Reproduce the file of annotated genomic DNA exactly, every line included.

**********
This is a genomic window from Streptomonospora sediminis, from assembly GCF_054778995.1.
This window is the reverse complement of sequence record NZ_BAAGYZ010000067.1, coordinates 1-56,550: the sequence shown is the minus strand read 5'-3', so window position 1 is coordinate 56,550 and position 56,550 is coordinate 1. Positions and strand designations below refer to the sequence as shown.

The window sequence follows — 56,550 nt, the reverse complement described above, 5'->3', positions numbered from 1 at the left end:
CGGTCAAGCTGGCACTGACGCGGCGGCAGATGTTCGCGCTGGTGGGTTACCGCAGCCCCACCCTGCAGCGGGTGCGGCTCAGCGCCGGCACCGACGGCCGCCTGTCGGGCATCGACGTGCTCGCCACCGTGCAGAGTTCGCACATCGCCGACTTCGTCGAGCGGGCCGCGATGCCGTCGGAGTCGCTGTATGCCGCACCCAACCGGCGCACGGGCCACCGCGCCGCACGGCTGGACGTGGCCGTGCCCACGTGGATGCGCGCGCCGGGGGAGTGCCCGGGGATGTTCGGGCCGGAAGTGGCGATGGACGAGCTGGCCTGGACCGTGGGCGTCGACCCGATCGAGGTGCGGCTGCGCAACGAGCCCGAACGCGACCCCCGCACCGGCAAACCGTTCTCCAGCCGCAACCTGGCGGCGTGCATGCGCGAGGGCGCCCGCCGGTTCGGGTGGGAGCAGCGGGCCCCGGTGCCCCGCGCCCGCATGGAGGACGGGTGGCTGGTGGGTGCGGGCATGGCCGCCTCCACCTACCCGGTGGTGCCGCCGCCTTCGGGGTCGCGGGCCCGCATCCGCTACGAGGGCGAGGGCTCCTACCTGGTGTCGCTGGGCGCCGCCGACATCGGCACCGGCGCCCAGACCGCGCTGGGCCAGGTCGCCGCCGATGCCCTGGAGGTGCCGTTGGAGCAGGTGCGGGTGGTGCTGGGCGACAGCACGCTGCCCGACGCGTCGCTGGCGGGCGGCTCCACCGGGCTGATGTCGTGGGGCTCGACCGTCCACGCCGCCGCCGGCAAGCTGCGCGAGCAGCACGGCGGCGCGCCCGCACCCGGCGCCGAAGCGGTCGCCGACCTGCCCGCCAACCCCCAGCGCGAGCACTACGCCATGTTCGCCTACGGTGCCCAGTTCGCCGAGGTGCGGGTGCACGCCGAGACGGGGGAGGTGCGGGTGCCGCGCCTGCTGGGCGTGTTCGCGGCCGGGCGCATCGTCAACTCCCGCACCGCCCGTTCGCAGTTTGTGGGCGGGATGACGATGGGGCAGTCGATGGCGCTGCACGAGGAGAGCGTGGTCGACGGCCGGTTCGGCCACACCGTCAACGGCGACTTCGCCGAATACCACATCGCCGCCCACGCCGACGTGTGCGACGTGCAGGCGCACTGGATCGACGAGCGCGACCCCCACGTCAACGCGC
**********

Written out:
This is a genomic window from Streptomonospora sediminis, from assembly GCF_054778995.1.
This window is the reverse complement of sequence record NZ_BAAGYZ010000067.1, coordinates 1-56,550: the sequence shown is the minus strand read 5'-3', so window position 1 is coordinate 56,550 and position 56,550 is coordinate 1. Positions and strand designations below refer to the sequence as shown.

The window sequence follows — 56,550 nt, the reverse complement described above, 5'->3', positions numbered from 1 at the left end:
CGGTCAAGCTGGCACTGACGCGGCGGCAGATGTTCGCGCTGGTGGGTTACCGCAGCCCCACCCTGCAGCGGGTGCGGCTCAGCGCCGGCACCGACGGCCGCCTGTCGGGCATCGACGTGCTCGCCACCGTGCAGAGTTCGCACATCGCCGACTTCGTCGAGCGGGCCGCGATGCCGTCGGAGTCGCTGTATGCCGCACCCAACCGGCGCACGGGCCACCGCGCCGCACGGCTGGACGTGGCCGTGCCCACGTGGATGCGCGCGCCGGGGGAGTGCCCGGGGATGTTCGGGCCGGAAGTGGCGATGGACGAGCTGGCCTGGACCGTGGGCGTCGACCCGATCGAGGTGCGGCTGCGCAACGAGCCCGAACGCGACCCCCGCACCGGCAAACCGTTCTCCAGCCGCAACCTGGCGGCGTGCATGCGCGAGGGCGCCCGCCGGTTCGGGTGGGAGCAGCGGGCCCCGGTGCCCCGCGCCCGCATGGAGGACGGGTGGCTGGTGGGTGCGGGCATGGCCGCCTCCACCTACCCGGTGGTGCCGCCGCCTTCGGGGTCGCGGGCCCGCATCCGCTACGAGGGCGAGGGCTCCTACCTGGTGTCGCTGGGCGCCGCCGACATCGGCACCGGCGCCCAGACCGCGCTGGGCCAGGTCGCCGCCGATGCCCTGGAGGTGCCGTTGGAGCAGGTGCGGGTGGTGCTGGGCGACAGCACGCTGCCCGACGCGTCGCTGGCGGGCGGCTCCACCGGGCTGATGTCGTGGGGCTCGACCGTCCACGCCGCCGCCGGCAAGCTGCGCGAGCAGCACGGCGGCGCGCCCGCACCCGGCGCCGAAGCGGTCGCCGACCTGCCCGCCAACCCCCAGCGCGAGCACTACGCCATGTTCGCCTACGGTGCCCAGTTCGCCGAGGTGCGGGTGCACGCCGAGACGGGGGAGGTGCGGGTGCCGCGCCTGCTGGGCGTGTTCGCGGCCGGGCGCATCGTCAACTCCCGCACCGCCCGTTCGCAGTTTGTGGGCGGGATGACGATGGGGCAGTCGATGGCGCTGCACGAGGAGAGCGTGGTCGACGGCCGGTTCGGCCACACCGTCAACGGCGACTTCGCCGAATACCACATCGCCGCCCACGCCGACGTGTGCGACGTGCAGGCGCACTGGATCGACGAGCGCGACCCCCACGTCAACGCGC